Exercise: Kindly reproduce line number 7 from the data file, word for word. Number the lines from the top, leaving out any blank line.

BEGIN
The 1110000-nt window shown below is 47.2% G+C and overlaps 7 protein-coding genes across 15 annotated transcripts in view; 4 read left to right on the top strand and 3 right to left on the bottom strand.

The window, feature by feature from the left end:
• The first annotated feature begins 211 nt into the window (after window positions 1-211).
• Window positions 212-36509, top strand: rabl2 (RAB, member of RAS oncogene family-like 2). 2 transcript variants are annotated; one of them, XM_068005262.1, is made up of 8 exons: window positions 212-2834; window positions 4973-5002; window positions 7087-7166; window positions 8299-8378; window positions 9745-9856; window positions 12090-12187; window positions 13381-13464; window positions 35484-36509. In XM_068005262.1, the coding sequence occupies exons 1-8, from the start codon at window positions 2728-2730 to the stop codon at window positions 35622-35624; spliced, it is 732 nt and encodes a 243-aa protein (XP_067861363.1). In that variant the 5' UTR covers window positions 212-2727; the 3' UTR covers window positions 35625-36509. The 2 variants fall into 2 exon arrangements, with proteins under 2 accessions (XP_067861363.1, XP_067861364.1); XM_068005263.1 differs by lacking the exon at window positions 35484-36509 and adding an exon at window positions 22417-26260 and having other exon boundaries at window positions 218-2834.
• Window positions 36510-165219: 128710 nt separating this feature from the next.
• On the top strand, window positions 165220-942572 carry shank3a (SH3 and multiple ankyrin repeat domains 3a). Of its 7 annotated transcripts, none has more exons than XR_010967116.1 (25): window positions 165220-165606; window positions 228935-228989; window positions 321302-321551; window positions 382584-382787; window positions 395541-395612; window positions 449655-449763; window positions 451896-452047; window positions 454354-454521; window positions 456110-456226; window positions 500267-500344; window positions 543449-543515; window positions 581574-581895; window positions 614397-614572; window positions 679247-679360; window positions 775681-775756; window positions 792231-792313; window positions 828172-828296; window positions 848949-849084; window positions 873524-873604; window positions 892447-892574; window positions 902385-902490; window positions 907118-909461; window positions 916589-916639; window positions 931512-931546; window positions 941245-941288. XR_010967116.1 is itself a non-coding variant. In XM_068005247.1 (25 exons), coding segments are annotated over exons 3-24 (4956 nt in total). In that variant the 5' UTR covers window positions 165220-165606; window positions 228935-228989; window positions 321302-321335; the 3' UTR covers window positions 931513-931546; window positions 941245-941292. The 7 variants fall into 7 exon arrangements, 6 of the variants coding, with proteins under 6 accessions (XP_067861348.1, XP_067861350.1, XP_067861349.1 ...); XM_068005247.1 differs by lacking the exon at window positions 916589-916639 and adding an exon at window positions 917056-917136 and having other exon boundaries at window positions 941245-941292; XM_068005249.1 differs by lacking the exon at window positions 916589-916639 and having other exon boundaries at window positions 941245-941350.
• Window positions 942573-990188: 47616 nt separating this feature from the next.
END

• Window positions 942573-990188: 47616 nt separating this feature from the next.